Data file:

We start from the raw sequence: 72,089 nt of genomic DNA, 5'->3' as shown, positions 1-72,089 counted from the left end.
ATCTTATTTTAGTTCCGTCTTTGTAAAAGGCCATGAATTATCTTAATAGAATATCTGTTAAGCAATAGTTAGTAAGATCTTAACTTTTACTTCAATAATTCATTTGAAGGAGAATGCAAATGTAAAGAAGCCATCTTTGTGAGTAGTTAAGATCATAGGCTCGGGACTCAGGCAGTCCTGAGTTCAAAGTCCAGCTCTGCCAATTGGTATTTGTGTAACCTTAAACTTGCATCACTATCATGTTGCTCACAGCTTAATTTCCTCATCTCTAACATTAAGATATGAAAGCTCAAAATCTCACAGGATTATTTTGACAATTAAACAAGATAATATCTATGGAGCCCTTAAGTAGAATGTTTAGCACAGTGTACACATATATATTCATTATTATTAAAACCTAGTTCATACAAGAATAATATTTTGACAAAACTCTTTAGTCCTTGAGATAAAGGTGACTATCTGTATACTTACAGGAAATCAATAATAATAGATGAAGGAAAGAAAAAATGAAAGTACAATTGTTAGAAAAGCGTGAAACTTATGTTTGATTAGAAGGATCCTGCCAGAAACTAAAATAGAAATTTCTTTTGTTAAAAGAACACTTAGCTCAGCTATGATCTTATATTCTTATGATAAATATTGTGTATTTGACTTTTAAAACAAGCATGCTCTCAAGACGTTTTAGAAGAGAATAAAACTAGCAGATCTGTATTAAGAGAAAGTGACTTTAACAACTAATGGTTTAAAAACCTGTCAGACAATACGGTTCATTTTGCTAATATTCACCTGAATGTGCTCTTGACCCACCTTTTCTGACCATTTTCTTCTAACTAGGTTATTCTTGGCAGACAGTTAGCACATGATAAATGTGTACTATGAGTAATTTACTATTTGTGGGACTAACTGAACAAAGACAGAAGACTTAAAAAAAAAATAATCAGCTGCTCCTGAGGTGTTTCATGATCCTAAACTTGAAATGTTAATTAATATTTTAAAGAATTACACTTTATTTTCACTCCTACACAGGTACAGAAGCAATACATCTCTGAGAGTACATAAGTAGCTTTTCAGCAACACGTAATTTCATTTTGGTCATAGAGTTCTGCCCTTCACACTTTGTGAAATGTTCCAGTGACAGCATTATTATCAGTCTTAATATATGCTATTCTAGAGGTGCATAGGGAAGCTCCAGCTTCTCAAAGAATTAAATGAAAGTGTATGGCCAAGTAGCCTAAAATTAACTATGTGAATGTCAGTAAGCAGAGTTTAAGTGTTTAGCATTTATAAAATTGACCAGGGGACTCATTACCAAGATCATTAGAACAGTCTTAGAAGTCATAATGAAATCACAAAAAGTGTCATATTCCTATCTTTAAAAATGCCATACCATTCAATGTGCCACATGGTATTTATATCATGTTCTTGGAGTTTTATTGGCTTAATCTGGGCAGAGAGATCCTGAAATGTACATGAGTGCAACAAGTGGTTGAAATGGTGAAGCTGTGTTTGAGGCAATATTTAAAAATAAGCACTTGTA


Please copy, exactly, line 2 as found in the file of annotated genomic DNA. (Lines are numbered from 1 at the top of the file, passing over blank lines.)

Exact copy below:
ATCTTATTTTAGTTCCGTCTTTGTAAAAGGCCATGAATTATCTTAATAGAATATCTGTTAAGCAATAGTTAGTAAGATCTTAACTTTTACTTCAATAATTCATTTGAAGGAGAATGCAAATGTAAAGAAGCCATCTTTGTGAGTAGTTAAGATCATAGGCTCGGGACTCAGGCAGTCCTGAGTTCAAAGTCCAGCTCTGCCAATTGGTATTTGTGTAACCTTAAACTTGCATCACTATCATGTTGCTCACAGCTTAATTTCCTCATCTCTAACATTAAGATATGAAAGCTCAAAATCTCACAGGATTATTTTGACAATTAAACAAGATAATATCTATGGAGCCCTTAAGTAGAATGTTTAGCACAGTGTACACATATATATTCATTATTATTAAAACCTAGTTCATACAAGAATAATATTTTGACAAAACTCTTTAGTCCTTGAGATAAAGGTGACTATCTGTATACTTACAGGAAATCAATAATAATAGATGAAGGAAAGAAAAAATGAAAGTACAATTGTTAGAAAAGCGTGAAACTTATGTTTGATTAGAAGGATCCTGCCAGAAACTAAAATAGAAATTTCTTTTGTTAAAAGAACACTTAGCTCAGCTATGATCTTATATTCTTATGATAAATATTGTGTATTTGACTTTTAAAACAAGCATGCTCTCAAGACGTTTTAGAAGAGAATAAAACTAGCAGATCTGTATTAAGAGAAAGTGACTTTAACAACTAATGGTTTAAAAACCTGTCAGACAATACGGTTCATTTTGCTAATATTCACCTGAATGTGCTCTTGACCCACCTTTTCTGACCATTTTCTTCTAACTAGGTTATTCTTGGCAGACAGTTAGCACATGATAAATGTGTACTATGAGTAATTTACTATTTGTGGGACTAACTGAACAAAGACAGAAGACTTAAAAAAAAAATAATCAGCTGCTCCTGAGGTGTTTCATGATCCTAAACTTGAAATGTTAATTAATATTTTAAAGAATTACACTTTATTTTCACTCCTACACAGGTACAGAAGCAATACATCTCTGAGAGTACATAAGTAGCTTTTCAGCAACACGTAATTTCATTTTGGTCATAGAGTTCTGCCCTTCACACTTTGTGAAATGTTCCAGTGACAGCATTATTATCAGTCTTAATATATGCTATTCTAGAGGTGCATAGGGAAGCTCCAGCTTCTCAAAGAATTAAATGAAAGTGTATGGCCAAGTAGCCTAAAATTAACTATGTGAATGTCAGTAAGCAGAGTTTAAGTGTTTAGCATTTATAAAATTGACCAGGGGACTCATTACCAAGATCATTAGAACAGTCTTAGAAGTCATAATGAAATCACAAAAAGTGTCATATTCCTATCTTTAAAAATGCCATACCATTCAATGTGCCACATGGTATTTATATCATGTTCTTGGAGTTTTATTGGCTTAATCTGGGCAGAGAGATCCTGAAATGTACATGAGTGCAACAAGTGGTTGAAATGGTGAAGCTGTGTTTGAGGCAATATTTAAAAATAAGCACTTGTA